To better understand how and why this is happening, just take a look at where multi-factor authentication sits relative to some other technologies in an enterprise’s tech stack. Ping Identity recently held a webinar called “MFA Everywhere” where my colleague, Andrew Goodman, used this slide to demonstrate how MFA plays the role of stepping up authentication while interoperating with an enterprise’s existing single sign-on (SSO) solutions and applications:
When you implement a modern-day MFA solution during digital transformations or cloud-first initiatives, you can protect a wide range of applications, making your organization and your users more productive and secure in the process.
But risks are involved. Considering a few significant challenges upfront will save you from hitting major obstacles down the road.
SSO Solutions Can Enable or Inhibit MFA Everywhere for Enterprises
This is analogous to adding an even more secure lock to the front door of your house. You ensure that when users are accessing their centralized application dock that you’ve appropriately secured that login with stronger authentication. And once applications are integrated with the SSO solution and are set up in the dock for one-click access, you can also add in MFA at the application level to step up security as needed, which would be akin to placing locks on all the bedroom doors in your house as well.
The catch here is that the ease and extent to which you can “put MFA on everything” will be limited by the capabilities of your existing SSO systems, which leads to three main challenges.
Enterprise Challenge #1: The Proliferation of SaaS Apps
Who is affected most? Enterprises with legacy SSO systems
At Ping Identity, we have worked with enterprises and solved identity challenges for well over a decade. One of the biggest technological shifts during this time has been the adoption of cloud computing. Innovations in cloud computing led to a new SaaS delivery model for software, which enterprises continue to invest in heavily.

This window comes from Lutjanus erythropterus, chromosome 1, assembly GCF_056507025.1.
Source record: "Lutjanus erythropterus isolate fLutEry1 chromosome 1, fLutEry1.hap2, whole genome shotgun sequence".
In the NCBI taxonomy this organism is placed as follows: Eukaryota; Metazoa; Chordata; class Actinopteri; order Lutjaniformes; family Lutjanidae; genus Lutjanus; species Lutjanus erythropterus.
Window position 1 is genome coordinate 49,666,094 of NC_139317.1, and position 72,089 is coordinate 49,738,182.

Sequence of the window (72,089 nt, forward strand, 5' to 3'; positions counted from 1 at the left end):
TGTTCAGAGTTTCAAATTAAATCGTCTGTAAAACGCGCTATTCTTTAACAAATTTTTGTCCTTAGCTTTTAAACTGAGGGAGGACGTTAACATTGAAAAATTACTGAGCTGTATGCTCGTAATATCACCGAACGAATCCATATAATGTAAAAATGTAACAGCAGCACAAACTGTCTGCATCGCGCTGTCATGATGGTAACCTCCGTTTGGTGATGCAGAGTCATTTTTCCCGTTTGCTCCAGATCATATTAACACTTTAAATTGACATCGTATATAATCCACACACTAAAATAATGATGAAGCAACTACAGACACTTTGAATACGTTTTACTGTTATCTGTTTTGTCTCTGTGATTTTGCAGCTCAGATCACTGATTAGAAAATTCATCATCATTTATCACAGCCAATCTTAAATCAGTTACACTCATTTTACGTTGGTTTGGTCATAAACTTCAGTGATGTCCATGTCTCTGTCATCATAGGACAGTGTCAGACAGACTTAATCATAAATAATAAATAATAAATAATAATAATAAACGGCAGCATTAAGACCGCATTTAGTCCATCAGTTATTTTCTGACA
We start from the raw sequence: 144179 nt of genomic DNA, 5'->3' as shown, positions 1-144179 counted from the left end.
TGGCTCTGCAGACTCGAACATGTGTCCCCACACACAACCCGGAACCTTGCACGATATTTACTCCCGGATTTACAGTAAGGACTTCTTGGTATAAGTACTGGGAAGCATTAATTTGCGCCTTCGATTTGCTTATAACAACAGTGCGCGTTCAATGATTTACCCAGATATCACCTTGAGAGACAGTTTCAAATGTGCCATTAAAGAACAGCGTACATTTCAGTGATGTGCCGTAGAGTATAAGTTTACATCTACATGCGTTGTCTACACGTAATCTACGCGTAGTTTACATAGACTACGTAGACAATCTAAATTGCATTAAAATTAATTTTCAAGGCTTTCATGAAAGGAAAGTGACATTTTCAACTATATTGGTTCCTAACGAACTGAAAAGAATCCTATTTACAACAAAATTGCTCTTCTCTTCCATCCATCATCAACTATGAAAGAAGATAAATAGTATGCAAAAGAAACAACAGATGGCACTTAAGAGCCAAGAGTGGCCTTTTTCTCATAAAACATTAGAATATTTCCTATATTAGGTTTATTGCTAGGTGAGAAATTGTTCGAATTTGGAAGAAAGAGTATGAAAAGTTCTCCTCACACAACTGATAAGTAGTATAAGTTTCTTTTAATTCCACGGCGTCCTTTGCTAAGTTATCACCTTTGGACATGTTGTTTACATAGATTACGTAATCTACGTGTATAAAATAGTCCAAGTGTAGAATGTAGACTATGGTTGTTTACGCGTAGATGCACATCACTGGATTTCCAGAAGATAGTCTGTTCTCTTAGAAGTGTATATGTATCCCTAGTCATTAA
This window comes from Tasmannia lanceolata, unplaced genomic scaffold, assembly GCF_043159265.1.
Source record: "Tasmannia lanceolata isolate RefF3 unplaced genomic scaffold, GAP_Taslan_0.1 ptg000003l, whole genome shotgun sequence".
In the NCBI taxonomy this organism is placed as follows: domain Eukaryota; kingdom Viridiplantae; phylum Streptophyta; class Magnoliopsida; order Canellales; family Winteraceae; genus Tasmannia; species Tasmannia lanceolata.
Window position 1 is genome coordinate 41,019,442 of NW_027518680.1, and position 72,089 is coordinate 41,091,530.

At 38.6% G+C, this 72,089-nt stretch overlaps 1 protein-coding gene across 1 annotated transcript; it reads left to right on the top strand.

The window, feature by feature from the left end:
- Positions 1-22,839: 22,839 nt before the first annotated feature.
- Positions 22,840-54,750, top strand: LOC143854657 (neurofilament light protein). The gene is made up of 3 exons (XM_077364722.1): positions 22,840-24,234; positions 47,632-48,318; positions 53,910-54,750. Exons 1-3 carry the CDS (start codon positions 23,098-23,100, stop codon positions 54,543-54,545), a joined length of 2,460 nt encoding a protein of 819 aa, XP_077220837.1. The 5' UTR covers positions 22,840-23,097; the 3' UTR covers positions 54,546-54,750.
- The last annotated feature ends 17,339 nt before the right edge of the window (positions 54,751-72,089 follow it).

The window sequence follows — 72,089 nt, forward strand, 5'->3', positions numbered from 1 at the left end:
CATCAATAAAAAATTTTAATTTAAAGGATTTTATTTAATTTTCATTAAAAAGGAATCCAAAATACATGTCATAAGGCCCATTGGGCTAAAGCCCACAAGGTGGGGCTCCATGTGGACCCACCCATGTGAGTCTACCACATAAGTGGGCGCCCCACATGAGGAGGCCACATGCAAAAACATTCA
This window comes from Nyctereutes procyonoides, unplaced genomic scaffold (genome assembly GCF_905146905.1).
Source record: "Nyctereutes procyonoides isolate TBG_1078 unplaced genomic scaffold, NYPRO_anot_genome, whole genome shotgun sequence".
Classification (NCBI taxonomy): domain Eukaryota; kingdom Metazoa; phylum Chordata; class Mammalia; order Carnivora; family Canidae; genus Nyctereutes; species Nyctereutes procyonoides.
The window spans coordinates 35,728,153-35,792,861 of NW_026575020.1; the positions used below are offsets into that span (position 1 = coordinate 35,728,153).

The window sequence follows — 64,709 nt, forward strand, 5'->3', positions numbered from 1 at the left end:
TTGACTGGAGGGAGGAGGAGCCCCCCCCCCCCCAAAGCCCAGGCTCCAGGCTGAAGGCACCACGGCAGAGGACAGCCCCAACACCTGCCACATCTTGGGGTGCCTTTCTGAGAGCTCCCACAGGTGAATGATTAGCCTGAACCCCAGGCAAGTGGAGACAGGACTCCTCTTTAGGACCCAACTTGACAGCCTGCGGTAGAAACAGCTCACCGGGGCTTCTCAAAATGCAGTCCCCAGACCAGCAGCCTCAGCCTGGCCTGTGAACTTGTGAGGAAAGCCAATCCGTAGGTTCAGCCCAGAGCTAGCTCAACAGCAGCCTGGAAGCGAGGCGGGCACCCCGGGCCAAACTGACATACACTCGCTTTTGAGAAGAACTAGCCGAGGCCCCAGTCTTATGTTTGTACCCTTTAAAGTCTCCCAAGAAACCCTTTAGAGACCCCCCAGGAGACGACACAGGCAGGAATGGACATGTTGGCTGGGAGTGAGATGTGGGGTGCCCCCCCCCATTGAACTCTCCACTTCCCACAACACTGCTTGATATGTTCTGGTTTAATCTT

Studies show that SaaS applications equate to nearly one quarter of an enterprise’s application portfolio today and that the velocity of SaaS adoption is quite high. This proliferation of SaaS applications in the enterprise has caused issues for some enterprises using older SSO systems that weren’t designed to handle the challenges of authenticating into SaaS applications. This trend gave birth to a variety of IDaaS vendors who set out to offer enterprises an IDaaS solution to authenticate into the SaaS apps in their application portfolios.
In this situation, an enterprise is left with two viable options. One is the shorter-term fix of deploying an MFA solution capable of being the gateway to those SaaS applications. (Longer-term, an enterprise would eventually look to incorporate those SaaS applications into their SSO systems, but sometimes specific circumstances dictate what’s possible to implement today.) The important part is to understand that doing this is step one of a two-step process, and to ensure MFA for SaaS apps doesn’t cause issues down the line for future decisions.
The second option is to adopt an SSO solution like an IDaaS capable of easily authenticating users into their SaaS applications with one centralized dock. This option is especially popular when an enterprise is undergoing cloud-first initiatives. Pursuing this option will ensure simple and secure multi-factor authentication to address the trend of enterprises continually adopting SaaS applications.
Enterprise Challenge #2: The Lingering of On-prem Apps
Who is affected most? Enterprises with pure IDaaS systems
At first glance, it appears that IDaaS is the ideal solution for the cloud-first enterprise. While this can be true in certain situations, unfortunately those situations typically show themselves in smaller enterprises that are almost entirely consuming SaaS applications.